Mexican cartels now have a 'sophisticated farm-to-arm supply chain' for the US heroin trade
The heroin crisis in the US is worsening as it now surpasses cocaine and meth, and we know where a lot of the product is coming from.
Mexican drug cartels have taken over much of the heroin market in the US and smuggled an estimated 225,000 pounds over the border last year, The Washington Post reports.
The cartels have targeted small towns in America in a move to avoid competition from suppliers in more typical heroin destinations like Chicago or New York.
One of their targets, Dayton, Ohio, has now become one of the epicenters of the growing heroin problem in America.
"I'd never thought it, but we turned into a source city," Montgomery County Sheriff Phil Plummer told the Washington Post.
Authorities estimate that there are between 435,000 and 1.5 million heroin users in the United States, according to the Washington Post. The profile of the typical heroin user has shifted over time, and there's now a greater demand in the small towns the Mexican cartels are targeting.
Todd Frankel of the Post notes that heroin has become the no.1 drug threat in the US for the first time, and that a "sophisticated farm-to-arm supply chain is fueling America's surging heroin appetite."
A lot of the new demand for the drug comes from people who got hooked on prescription pills.
Health officials and drug experts started noticing heroin exploding as states cracked down on "pill mills," which get people — many of whom live in rural areas — addicted to Oxycontin and other painkillers even when they don't have a medical need for them. Some of these people switch to heroin once their pill habit becomes too expensive. Heroin offers a similar high for less money.
The flow and distribution of the drug has changed a lot as demand for it grew. Mexican cartels now grow and process heroin themselves and have been bringing high-quality powder to the market that can be smoked, snorted and injected.
A kilo of heroin costs $5,000 to produce in Mexico and can sell for up to $8,000 in the US, according to the Post. And dealers can make even more by diluting it.
Mexican cartels used to mostly sell black tar heroin, a sticky dark product, weaker and harder to smuggle than powder heroin. They sold it mostly west of the Mississippi River, while Colombians sold powder heroin on the other side of the river, according to the Washington Post.
It was the Drug Enforcement Administration's (DEA) Heroin Signature Program lab in Sterling, Virginia, that first registered a shift in the kind of drug being sold. The chemists normally trace where the heroin comes from by finding differences in how it is made and comparing it to known recipes. They first noticed an anomaly ten years ago when they couldn't identify about a quarter of the samples.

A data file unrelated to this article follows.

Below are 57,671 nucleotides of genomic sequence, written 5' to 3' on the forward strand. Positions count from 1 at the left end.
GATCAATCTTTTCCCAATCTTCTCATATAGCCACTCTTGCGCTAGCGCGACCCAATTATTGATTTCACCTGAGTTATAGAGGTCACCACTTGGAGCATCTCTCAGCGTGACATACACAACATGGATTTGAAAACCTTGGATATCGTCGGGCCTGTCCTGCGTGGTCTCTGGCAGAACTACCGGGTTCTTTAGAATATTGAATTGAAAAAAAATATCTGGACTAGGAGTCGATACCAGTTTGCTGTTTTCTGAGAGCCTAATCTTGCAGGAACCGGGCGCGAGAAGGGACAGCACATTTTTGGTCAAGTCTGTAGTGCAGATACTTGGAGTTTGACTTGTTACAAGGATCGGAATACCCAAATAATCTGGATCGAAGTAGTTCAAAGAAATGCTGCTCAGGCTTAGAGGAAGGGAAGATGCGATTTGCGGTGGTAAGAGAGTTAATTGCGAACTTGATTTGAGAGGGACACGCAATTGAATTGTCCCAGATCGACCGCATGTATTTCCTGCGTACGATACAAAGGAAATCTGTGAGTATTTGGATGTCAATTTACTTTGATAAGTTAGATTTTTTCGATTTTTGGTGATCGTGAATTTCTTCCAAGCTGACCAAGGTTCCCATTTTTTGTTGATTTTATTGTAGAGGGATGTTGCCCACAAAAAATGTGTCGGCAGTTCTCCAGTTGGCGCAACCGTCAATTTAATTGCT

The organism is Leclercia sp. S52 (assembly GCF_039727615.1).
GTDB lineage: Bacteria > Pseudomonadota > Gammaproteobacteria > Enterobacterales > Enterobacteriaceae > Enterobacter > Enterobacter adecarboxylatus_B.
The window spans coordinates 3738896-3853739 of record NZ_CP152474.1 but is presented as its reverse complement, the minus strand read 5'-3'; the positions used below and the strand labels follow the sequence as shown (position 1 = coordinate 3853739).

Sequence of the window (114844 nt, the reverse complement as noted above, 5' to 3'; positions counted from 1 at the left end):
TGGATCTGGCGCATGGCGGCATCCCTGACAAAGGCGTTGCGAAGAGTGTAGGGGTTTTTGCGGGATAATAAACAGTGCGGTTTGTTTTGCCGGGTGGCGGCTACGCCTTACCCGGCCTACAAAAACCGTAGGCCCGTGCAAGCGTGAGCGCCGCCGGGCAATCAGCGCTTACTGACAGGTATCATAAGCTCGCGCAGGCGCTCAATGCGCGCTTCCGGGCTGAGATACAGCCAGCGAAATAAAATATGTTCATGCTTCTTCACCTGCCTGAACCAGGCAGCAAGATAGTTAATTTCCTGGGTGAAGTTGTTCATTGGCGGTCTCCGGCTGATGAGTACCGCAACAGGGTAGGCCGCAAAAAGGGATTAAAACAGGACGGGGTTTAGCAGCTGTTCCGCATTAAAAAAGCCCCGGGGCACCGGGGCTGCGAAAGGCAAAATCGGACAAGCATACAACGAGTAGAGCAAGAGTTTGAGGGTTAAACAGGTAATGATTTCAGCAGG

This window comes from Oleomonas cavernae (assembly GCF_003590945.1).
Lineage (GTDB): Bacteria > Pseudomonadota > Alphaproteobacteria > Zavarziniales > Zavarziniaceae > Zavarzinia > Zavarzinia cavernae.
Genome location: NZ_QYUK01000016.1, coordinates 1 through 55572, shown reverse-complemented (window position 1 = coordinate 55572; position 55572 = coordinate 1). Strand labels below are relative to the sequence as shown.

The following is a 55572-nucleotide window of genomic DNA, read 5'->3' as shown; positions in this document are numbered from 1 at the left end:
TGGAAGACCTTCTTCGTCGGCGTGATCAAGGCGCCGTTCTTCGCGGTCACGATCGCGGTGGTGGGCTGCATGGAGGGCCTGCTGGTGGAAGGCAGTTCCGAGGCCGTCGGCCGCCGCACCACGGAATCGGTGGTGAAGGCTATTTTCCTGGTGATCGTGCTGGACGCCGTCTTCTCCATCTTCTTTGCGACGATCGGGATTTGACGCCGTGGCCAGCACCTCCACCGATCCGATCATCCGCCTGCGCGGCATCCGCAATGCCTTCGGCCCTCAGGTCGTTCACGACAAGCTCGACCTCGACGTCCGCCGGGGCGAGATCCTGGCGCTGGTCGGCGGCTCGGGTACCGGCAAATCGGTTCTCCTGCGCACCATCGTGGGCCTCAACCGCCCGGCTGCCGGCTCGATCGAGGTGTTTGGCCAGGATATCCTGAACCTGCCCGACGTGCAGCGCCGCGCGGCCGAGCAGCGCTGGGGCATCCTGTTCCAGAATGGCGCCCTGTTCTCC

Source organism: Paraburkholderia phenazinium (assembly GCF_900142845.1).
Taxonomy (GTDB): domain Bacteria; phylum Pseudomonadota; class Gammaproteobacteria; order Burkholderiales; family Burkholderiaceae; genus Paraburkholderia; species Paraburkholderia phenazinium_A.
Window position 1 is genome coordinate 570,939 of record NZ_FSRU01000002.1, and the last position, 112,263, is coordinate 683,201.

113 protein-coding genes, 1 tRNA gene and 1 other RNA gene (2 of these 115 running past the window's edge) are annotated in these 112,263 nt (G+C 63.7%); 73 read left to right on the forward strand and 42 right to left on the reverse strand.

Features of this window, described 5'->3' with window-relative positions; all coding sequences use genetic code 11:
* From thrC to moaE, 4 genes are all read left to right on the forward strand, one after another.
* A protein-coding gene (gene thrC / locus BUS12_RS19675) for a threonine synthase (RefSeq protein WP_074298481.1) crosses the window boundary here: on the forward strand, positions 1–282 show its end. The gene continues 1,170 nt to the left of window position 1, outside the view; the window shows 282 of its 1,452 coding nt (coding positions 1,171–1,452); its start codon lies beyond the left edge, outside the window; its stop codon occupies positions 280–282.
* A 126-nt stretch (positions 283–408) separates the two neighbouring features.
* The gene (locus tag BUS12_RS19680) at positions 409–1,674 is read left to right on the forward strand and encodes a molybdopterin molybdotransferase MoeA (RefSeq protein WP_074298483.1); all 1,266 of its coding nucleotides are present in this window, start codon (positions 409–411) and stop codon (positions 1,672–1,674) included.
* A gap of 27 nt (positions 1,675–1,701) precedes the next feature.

That is when they developed and proved their theory that the Mexican cartels were getting Colombian chemists to teach them how to make better heroin. The DEA then disclosed a new heroin category made in Mexico but through a South American process.
The Mexican cartels have also developed strategies for smuggling the drug into the US. Last month, police caught a low-level drug courier willing to cooperate in exchange for leniency, according to the Post. The man explained to the police that he had swallowed 27 pellets filled with heroin and travelled to the US from Uruapan in southern Mexico.
He also told them he was told which airports to avoid, what not to drink while he had the pellets inside him and that he wasn't allowed to eat anything. His testimony confirmed what police already knew: The Mexican cartels are extremely well organized when it comes to bringing heroin into the US.
Meanwhile, heroin deaths in Montgomery County, Ohio, have increased 225% in the last four years. In 2014 alone, 127 people died from heroin overdoses in this county of 540,000 residents, the Post reports. And Montgomery is hardly the only county in America that is experiencing an extreme spike in the number of heroin overdoses.
The number of US heroin users grew by about 300,000 over the course of a decade, according to a government report released earlier this year.
The availability of cheap heroin is feeding into this trend. People who are addicted to painkillers are 40 times more likely to get hooked on heroin, according to the Post, and the cost of heroin is about one-fifth that of most prescription opioids.